Our second installment of the Budapest photo journal…
Budapest is somewhat cold right now, as is much of the world for this time of year – April, 2015. It hasn’t stopped us from exploring, shielding ourselves from blistering winds, the occasional rain, and the cloudy backdrop and blanket of a grey sky. The weather doesn’t detract from the charm of the city, and gives us more excuses to stop at cafes for an espresso or beer, and the occasional shot of an herbaceous liquor called Unicum that does wonders for warming the chest and the spirit.
We walked along the Danube that separates Pest from Buda, and across the Chain Bridge. Constructed in 1849, it was the first permanent bridge to link the two parts of the city; it was the second of its kind to cross the Danube. Standing on the Buda side we stopped to view the Hungarian Parliament Building, one of Europe’s oldest legislative buildings. It was inaugurated on the 1000th anniversary of the country, and is probably the most photographed building in all of Hungary.
Across from Parliament, high above the Danube on Castle Hill of Buda, is Fisherman’s Bastion. We climbed the stairs from the banks of the river to the top, a pleasant walk up cobbled streets leading to a magnificent view of Pest across the water. Even in the dim light of a cloudy day, the city seems to stretch into infinity, though you would be surprised how small and walkable Budapest really is.
In the middle of the square is a statue of Saint King Stephen (Rex) I of Hungary. He was the last Grand Prince of the Hungarians between 997 and 1000 or 1001, and the first King of Hungary from 1000 or 1001 until his death in 1038.
We walked through the romantic streets, hoping to get lost along some passage or other, always arriving at another building that is part of the complex which includes the Royal Palace and Buda Castle. Though the building now houses museums and galleries, it was built at the thirteenth century after the Mongolian invasion and served as the royal residence for centuries. The palace sits on a site with many ruins – the remains of the castle that once stood before Ottoman invasion and the toll of time.
We never did get ourselves lost, and we were thankful to know where some necessities were. Wifi, only 200 meters away. I can’t imagine what kinds of signs will line the streets in 100 years, or if the ruins of these will remain for tourists in later days.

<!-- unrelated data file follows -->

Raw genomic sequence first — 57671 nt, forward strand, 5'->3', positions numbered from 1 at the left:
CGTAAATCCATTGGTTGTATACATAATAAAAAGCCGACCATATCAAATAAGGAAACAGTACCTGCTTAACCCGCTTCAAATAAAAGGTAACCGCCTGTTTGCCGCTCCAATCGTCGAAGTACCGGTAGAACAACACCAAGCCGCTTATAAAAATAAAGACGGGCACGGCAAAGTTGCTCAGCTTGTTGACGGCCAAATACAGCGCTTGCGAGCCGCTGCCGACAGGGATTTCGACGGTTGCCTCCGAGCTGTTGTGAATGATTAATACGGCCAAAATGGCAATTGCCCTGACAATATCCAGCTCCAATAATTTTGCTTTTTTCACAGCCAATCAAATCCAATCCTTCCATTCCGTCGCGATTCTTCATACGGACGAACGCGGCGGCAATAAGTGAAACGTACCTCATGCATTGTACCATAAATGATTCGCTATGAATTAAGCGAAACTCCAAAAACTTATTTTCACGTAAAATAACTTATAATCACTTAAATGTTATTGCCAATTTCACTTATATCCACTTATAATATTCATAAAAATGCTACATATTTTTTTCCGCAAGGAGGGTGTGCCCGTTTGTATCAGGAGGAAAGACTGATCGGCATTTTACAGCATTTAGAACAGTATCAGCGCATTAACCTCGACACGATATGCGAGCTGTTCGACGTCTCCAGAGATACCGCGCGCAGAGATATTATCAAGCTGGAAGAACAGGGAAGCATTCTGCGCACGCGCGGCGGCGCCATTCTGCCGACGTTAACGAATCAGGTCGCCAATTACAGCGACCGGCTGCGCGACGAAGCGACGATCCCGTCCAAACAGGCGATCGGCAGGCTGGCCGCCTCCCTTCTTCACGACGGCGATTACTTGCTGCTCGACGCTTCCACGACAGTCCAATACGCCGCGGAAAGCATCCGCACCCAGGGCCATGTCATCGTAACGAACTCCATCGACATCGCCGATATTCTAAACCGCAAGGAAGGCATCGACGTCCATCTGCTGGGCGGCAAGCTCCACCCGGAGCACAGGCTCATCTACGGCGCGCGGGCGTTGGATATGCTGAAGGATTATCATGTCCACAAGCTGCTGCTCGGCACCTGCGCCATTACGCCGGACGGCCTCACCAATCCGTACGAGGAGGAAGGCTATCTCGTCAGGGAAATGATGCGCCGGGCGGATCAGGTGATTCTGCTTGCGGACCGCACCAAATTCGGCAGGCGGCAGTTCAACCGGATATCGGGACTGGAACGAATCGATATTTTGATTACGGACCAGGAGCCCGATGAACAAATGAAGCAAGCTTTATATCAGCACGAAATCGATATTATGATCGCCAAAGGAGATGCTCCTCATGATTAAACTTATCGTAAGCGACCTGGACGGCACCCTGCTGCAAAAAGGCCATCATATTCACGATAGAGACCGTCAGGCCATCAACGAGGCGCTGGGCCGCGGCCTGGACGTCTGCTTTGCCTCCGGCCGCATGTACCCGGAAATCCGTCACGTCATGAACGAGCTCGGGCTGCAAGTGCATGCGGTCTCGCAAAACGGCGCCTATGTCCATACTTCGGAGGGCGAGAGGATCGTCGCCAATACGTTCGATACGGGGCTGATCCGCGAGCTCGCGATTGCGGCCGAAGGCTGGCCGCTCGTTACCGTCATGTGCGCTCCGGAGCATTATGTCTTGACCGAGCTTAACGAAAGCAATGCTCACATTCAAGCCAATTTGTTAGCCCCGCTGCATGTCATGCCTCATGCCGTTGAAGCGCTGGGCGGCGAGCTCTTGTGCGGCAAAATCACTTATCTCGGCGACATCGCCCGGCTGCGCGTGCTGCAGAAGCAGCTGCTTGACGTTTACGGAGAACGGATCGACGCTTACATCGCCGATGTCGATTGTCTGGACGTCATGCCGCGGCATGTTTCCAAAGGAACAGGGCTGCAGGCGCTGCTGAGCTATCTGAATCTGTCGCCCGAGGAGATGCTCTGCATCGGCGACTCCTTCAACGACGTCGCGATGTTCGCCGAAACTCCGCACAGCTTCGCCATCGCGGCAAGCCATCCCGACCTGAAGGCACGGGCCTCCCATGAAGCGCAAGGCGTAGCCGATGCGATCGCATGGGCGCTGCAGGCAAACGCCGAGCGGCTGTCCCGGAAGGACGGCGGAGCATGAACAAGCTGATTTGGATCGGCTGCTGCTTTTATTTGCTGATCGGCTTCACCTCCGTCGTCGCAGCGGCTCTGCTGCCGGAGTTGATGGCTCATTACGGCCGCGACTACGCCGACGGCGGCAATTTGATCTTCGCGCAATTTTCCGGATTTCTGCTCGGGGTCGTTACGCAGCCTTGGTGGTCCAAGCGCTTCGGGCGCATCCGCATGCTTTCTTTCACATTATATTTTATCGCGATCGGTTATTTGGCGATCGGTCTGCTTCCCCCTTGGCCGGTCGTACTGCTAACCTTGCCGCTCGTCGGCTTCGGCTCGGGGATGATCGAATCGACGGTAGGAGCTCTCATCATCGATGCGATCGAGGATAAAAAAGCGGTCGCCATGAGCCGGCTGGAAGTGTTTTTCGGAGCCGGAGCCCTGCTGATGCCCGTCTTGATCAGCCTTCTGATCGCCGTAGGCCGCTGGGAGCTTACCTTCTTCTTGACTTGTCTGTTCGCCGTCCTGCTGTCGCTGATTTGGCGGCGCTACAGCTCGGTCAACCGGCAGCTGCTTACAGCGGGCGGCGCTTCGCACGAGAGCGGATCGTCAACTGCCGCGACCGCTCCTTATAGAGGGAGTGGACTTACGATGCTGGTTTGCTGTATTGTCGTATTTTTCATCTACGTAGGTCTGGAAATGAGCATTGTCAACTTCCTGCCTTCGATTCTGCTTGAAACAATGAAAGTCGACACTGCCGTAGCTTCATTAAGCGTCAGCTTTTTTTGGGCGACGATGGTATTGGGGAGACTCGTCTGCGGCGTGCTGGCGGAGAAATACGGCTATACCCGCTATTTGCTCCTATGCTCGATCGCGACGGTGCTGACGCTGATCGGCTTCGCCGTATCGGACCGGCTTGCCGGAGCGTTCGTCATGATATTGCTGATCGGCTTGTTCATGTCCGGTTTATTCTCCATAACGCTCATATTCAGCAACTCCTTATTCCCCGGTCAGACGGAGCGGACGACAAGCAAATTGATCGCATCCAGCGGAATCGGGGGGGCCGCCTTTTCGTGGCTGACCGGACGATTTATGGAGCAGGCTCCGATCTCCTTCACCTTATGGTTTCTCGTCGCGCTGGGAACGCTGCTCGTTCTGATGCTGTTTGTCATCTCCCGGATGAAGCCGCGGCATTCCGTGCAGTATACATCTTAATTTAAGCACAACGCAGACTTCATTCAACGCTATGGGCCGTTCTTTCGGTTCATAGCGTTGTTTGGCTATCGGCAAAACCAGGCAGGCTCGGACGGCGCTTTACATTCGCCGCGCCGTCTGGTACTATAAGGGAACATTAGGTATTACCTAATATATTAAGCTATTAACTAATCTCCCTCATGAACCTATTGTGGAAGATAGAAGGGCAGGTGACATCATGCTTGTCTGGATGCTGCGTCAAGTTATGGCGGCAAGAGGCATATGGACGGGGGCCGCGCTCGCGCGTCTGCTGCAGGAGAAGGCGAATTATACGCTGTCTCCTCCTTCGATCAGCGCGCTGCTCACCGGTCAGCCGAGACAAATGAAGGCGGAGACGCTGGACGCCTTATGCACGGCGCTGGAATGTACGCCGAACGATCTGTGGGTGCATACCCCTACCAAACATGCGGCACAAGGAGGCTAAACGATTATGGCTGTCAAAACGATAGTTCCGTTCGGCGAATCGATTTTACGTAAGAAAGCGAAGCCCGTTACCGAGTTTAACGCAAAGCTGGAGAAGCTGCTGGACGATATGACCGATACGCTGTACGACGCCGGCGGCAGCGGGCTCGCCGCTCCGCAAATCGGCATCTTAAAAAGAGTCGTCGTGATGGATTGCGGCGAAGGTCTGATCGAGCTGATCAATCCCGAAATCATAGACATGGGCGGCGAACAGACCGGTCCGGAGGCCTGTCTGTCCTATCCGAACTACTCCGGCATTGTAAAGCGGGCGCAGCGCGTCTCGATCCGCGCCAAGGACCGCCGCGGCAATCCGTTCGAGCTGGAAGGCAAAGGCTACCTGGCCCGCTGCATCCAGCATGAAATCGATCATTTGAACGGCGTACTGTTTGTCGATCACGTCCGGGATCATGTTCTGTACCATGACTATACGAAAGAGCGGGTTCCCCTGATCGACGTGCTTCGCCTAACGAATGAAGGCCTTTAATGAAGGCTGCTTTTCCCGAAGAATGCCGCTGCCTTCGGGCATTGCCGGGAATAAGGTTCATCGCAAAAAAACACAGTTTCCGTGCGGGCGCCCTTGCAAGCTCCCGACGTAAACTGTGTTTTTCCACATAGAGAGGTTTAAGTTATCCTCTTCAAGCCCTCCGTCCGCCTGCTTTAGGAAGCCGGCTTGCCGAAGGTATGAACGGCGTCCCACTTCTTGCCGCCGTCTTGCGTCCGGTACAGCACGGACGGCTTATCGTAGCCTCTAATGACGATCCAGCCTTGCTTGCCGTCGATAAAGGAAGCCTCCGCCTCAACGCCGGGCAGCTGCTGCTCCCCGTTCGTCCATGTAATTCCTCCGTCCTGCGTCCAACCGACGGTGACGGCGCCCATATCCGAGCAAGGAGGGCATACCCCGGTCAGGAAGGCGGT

Among the many things we find fascinating along our travels are the different ways cultures and civilizations depict beauty, decorate, and express ideas through symbols and art. Paintings, sculptures, carvings – every country has its own style, even if influenced by neighbors or invaders. It’s the details that make up the vibration of a city, which is why we make sure to look up, as well as down, and be mindful of the little things.
…one of the reasons there are so many pictures of me standing over manhole covers; unique, and often overlooked as people walk around in awe of the monuments around them.
And of course, the statements artists make in the way of street art, or on street signs…
We decided we need to get bicycles here. Budapest is prime for exploring on bikes, allowing you to get around even more quickly, though the public transportation system is very impressive here. There is nothing like the freedom of a bike, however.
We crossed back over the Danube onto Pest, and went looking for a cafe. We had already walked quite a bit, expecting to walk a lot more in the days to come.
We looked for an authentic place to eat, but mostly found tourist traps. Food prices have gone up quite a bit, thanks to we, the tourists, and the old world has been plastered over and repainted to give the impression of an old world. We walked and walked and eventually settled on Gerloczy Cafe. It’s not authentic Hungarian – more French I think – but it gave us a chance to warm up on this cold spring day. As for the food – it was fantastic, though pricier than we hoped to find. We jotted the experience as a culinary win, but as a budget fail. We’re still new to the city and have a lot to figure out.
There is a lot more to explore. Hopefully we’ll have some sunny days to share during this month in Budapest.